Leeu: Out of Iraq
by Carie Broecker
Leeu, a yellow Labrador Retriever, lived a dangerous life of service. He was born in South Africa and was trained to detect explosives. At the age of eighteen months, he traveled to Iraq with Reed Security to do the life-saving work he was bred for and destined to do.
Reed is a security contractor that provides services such as explosives detection and mine clearing for contractors, business men, humanitarian projects, and post-war reconstruction efforts in high-risk countries like Iraq.
Leeu worked in Iraq for two years using his specialized skills and calm intelligence to save countless lives. At the age of three and a half, Leeu developed epilepsy, a condition that Labrador Retrievers can be genetically disposed to.
Leeu was retired from his duties, but what to do with him? He was in a war zone and his options for a different life were limited. Reed Security provided the medication needed to manage Leeu’s condition, but he was still having an average of three seizures a week. He was living in the kennels where all the working dogs lived, and the excitement any time a dog or person came in or left would often trigger another seizure for Leeu. He needed a quieter life.
Leeu lived for another two and a half years in the Reed kennels before Terri Crisp laid eyes on him. Terri works for the Society for the Prevention of Cruelty for Animal International (SPCAI)
Terri travels to Iraq regularly, heading up the SPCAI’s “Operation Baghdad Pups” Program. She is tasked with transporting and reuniting dogs and cats from Iraq with the service men and women who have cared for them and bonded with them during their tour of duty. Terri wrote about her experience with Operation Baghdad Pups in her book, No Buddy Left Behind, which was published in 2011.
Reed Security is a key component to Operation Baghdad Pups. SPCAI hired the security company to go into the war zones to pick up the dogs and cats being sent to the U.S. and bring them to the staging area to prepare for their flight out of Iraq.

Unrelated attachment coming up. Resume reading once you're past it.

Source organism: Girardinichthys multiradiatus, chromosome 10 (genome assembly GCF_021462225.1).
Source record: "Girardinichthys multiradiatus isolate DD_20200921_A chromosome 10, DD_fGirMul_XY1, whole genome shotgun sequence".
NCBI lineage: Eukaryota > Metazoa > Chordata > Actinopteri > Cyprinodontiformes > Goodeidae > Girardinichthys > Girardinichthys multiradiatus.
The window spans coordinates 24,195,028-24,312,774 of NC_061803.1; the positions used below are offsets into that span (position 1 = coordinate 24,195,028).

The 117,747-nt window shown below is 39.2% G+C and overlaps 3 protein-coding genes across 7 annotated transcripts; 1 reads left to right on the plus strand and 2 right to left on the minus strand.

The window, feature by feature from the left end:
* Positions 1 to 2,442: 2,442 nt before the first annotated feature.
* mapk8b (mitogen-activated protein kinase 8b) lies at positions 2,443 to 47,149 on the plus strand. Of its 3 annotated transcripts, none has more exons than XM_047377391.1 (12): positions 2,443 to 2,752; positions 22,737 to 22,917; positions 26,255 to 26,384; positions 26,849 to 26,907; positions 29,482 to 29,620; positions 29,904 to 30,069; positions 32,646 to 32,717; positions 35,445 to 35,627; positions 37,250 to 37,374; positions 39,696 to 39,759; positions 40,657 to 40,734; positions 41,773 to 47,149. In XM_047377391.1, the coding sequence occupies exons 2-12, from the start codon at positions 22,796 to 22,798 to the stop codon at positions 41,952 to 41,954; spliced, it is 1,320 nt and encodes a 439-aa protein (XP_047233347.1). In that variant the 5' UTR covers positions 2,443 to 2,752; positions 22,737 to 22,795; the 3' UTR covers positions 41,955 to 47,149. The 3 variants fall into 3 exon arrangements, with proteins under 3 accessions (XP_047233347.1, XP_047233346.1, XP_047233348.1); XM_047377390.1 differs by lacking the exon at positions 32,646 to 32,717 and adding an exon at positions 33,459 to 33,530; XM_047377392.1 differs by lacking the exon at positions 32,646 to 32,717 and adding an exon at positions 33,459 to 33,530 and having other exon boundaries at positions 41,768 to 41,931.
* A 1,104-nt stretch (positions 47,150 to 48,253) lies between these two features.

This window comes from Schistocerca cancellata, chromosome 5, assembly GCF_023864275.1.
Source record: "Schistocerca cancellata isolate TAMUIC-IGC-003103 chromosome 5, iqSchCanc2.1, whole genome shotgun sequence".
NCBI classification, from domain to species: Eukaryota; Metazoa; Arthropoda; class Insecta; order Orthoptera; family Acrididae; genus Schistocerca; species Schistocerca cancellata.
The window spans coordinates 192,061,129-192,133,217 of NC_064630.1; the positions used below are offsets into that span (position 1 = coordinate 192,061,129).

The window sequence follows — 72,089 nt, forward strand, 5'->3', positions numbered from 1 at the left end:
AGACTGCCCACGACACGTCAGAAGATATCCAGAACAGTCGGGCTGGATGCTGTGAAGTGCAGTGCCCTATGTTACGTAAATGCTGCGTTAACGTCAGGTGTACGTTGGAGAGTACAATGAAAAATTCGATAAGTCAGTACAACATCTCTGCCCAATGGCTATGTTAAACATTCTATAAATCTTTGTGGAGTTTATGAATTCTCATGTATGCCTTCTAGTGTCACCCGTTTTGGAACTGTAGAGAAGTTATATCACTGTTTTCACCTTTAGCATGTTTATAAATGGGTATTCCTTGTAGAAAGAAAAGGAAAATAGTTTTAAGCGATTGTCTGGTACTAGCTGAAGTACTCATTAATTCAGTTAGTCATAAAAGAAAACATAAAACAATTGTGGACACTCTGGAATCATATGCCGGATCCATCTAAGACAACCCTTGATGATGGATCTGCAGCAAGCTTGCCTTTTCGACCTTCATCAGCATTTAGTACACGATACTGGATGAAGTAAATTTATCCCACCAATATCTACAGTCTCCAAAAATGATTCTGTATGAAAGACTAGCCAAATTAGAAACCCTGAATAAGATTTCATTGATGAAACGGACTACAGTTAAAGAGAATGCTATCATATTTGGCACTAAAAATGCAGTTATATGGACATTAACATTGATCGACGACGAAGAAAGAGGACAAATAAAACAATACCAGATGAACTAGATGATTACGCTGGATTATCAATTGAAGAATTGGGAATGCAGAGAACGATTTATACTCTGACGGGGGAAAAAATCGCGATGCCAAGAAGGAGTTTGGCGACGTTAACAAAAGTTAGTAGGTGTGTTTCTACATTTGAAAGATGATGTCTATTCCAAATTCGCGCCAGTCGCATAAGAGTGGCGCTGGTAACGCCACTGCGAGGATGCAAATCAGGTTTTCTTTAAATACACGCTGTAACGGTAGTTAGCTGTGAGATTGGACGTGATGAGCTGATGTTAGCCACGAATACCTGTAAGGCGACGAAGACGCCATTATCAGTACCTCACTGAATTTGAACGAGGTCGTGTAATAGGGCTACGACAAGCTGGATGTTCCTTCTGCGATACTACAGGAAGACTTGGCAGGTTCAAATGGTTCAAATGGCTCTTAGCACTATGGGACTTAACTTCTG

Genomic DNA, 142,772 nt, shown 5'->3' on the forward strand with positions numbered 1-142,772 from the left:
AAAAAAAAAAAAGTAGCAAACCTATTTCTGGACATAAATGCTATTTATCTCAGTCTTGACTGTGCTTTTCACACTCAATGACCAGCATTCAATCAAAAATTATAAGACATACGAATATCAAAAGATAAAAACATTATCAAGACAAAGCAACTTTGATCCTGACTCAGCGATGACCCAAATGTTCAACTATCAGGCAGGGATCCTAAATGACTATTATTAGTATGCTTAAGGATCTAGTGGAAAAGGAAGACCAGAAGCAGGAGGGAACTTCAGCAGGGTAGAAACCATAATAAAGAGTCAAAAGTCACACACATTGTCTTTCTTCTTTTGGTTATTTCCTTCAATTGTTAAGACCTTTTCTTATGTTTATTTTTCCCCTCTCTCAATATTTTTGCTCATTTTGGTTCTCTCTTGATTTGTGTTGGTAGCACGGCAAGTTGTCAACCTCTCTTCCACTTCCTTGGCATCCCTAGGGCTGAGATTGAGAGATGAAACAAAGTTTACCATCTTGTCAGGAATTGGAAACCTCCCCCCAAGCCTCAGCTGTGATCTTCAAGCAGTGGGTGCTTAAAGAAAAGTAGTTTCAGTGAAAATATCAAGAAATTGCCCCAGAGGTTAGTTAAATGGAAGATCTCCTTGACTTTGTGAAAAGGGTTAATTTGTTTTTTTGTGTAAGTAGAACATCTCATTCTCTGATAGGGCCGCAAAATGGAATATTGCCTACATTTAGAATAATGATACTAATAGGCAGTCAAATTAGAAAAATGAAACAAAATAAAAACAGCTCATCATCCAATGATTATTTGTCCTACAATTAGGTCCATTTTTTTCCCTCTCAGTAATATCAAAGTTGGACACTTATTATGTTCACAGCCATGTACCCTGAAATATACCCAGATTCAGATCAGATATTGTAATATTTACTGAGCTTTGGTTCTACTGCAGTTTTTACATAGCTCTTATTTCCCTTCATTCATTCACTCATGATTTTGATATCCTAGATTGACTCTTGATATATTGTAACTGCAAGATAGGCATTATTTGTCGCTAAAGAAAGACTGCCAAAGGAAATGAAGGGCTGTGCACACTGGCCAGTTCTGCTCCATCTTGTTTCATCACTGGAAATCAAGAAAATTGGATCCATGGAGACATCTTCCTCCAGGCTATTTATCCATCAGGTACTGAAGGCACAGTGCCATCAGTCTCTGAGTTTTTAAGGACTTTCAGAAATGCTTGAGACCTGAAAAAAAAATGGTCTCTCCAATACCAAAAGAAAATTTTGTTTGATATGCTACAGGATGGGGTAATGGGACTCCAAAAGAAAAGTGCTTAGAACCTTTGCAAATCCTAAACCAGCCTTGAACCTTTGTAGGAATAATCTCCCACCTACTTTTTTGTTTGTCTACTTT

Terri noticed Leeu the first time she went to Reed Security’s working-dog kennels. He is hard to miss. He is adorable and well mannered, but it was his eyes that caught her attention. She looked into his eyes and saw so much love.
Terri asked Reed Security what their plans were for Leeu. They didn’t have one, so she asked if she could take him back to the U.S. and find him a home. They were elated by the offer.
Terri would be in Iraq for another five months coordinating Operation Baghdad Pups, so Leeu went to live with her in Erbil. Terri took the opportunity to do some humane education in Iraqi schools. Ninety-five percent of the children she met had never touched a dog. They had never been in a situation where they could safely interact with a dog. Most of the dogs they saw were feral strays or military dogs. The children who met Leeu were amazed at how clean and friendly he was. He has a calm presence and nothing spooks or startles him. He is “bomb-proof” in the most literal sense of the term. The perfect dog to alleviate any apprehension the children had.
With a little coaxing, the children got close to Leeu, petted him, and were soon hugging him. They could not get enough of this gentle, loving soul. For weeks after Leeu’s visit, the children would ask, “Can Leeu come to school today?”
Once Terri got Leeu back to her home in California, she knew he was meant to be part of her family. Leeu’s epilepsy has improved due to his low-stress life and new medications. Terri’s work still takes her all over the world, and she has been back to Iraq several dozen times. Leeu is happy to stay home with Terri’s husband and their puppy, Victory, another Iraqi transplant. He has a story too, but that is for another time.
SPCA International was founded in the U.S. in 2006. Their mission is simple but vast: to advance the safety and well being of animals. SPCAI has reunited 311 dogs, 79 cats and one donkey with the soldiers who made them part of their family. They have also brought 15 retired working dogs from Iraq to the U.S. and five mine-detection dogs. For more information visit www.spcai.org.